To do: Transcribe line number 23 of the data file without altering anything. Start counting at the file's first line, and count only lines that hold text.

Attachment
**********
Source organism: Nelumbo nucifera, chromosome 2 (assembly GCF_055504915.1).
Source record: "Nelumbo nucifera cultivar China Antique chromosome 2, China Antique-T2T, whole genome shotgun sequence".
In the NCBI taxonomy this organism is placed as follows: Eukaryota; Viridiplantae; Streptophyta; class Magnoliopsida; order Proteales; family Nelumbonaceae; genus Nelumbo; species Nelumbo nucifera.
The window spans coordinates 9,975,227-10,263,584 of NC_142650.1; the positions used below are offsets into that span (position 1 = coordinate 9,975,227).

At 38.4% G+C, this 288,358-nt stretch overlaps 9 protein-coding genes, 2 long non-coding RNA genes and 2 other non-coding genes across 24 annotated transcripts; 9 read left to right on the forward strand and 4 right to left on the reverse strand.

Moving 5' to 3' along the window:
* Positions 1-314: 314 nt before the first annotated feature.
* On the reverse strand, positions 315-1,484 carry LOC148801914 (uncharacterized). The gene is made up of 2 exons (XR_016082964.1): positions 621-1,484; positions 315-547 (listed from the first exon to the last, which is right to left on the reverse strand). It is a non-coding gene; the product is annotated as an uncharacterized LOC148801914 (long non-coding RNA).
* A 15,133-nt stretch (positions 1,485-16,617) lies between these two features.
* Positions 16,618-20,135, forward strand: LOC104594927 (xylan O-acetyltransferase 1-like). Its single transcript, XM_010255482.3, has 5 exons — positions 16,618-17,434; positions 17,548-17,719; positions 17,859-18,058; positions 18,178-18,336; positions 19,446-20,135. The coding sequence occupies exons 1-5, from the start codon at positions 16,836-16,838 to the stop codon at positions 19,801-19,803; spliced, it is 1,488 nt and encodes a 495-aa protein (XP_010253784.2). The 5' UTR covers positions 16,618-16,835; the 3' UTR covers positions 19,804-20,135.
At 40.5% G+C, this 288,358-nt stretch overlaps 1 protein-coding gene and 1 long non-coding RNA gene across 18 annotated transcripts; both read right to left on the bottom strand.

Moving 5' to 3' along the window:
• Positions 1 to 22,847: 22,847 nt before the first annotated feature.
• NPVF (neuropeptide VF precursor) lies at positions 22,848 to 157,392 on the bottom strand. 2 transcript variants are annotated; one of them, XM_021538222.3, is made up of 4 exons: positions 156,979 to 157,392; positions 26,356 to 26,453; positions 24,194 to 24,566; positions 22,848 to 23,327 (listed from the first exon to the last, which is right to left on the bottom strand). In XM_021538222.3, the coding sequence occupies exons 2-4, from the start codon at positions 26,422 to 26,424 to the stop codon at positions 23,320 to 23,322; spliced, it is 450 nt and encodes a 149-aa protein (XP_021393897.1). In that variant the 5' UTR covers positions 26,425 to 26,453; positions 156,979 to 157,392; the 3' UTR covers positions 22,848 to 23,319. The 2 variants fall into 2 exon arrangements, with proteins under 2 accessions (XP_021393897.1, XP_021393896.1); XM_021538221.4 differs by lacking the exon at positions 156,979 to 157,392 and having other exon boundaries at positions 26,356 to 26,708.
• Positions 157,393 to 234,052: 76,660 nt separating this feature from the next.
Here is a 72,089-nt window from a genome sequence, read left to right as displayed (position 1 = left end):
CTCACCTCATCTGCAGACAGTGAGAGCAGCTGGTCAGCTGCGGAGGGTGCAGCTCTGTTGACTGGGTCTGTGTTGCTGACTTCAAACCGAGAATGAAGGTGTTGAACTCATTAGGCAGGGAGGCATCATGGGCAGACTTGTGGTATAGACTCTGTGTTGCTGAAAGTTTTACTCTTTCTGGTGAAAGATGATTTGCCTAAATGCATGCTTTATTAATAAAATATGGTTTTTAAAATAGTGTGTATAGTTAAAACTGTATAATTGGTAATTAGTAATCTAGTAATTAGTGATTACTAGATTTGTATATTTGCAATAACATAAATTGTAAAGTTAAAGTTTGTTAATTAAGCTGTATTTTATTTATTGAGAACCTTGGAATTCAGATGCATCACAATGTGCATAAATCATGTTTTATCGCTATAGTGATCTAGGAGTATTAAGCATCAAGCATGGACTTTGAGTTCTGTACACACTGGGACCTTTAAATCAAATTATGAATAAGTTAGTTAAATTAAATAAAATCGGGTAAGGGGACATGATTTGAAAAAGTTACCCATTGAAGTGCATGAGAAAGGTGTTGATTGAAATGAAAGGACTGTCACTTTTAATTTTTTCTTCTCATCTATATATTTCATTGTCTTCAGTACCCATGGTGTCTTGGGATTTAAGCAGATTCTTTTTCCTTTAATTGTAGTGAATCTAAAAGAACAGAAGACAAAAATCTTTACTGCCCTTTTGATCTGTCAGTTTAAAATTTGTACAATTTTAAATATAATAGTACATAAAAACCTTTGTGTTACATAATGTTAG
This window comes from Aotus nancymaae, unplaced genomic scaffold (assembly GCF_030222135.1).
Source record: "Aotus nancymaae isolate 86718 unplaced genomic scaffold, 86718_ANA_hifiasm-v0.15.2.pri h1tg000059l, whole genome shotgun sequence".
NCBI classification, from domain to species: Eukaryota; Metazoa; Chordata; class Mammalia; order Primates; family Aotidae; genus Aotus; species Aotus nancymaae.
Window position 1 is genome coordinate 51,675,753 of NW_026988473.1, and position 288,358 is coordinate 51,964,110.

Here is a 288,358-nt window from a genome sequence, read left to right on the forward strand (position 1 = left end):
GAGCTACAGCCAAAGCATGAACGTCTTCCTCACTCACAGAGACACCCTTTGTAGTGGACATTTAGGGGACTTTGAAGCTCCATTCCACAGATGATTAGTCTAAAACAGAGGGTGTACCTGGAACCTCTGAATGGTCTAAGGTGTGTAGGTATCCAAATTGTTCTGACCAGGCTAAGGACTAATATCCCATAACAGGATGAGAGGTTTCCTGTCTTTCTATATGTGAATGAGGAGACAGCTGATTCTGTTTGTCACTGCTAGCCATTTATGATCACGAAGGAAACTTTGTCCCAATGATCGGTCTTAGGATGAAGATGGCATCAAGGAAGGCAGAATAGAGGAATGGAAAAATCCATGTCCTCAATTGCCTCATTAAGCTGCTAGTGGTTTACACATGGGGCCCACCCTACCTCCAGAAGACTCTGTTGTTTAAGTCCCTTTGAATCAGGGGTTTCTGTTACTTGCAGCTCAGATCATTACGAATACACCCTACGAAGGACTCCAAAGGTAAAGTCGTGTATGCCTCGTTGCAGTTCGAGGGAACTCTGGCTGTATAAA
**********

GAGCTACAGCCAAAGCATGAACGTCTTCCTCACTCACAGAGACACCCTTTGTAGTGGACATTTAGGGGACTTTGAAGCTCCATTCCACAGATGATTAGTCTAAAACAGAGGGTGTACCTGGAACCTCTGAATGGTCTAAGGTGTGTAGGTATCCAAATTGTTCTGACCAGGCTAAGGACTAATATCCCATAACAGGATGAGAGGTTTCCTGTCTTTCTATATGTGAATGAGGAGACAGCTGATTCTGTTTGTCACTGCTAGCCATTTATGATCACGAAGGAAACTTTGTCCCAATGATCGGTCTTAGGATGAAGATGGCATCAAGGAAGGCAGAATAGAGGAATGGAAAAATCCATGTCCTCAATTGCCTCATTAAGCTGCTAGTGGTTTACACATGGGGCCCACCCTACCTCCAGAAGACTCTGTTGTTTAAGTCCCTTTGAATCAGGGGTTTCTGTTACTTGCAGCTCAGATCATTACGAATACACCCTACGAAGGACTCCAAAGGTAAAGTCGTGTATGCCTCGTTGCAGTTCGAGGGAACTCTGGCTGTATAAA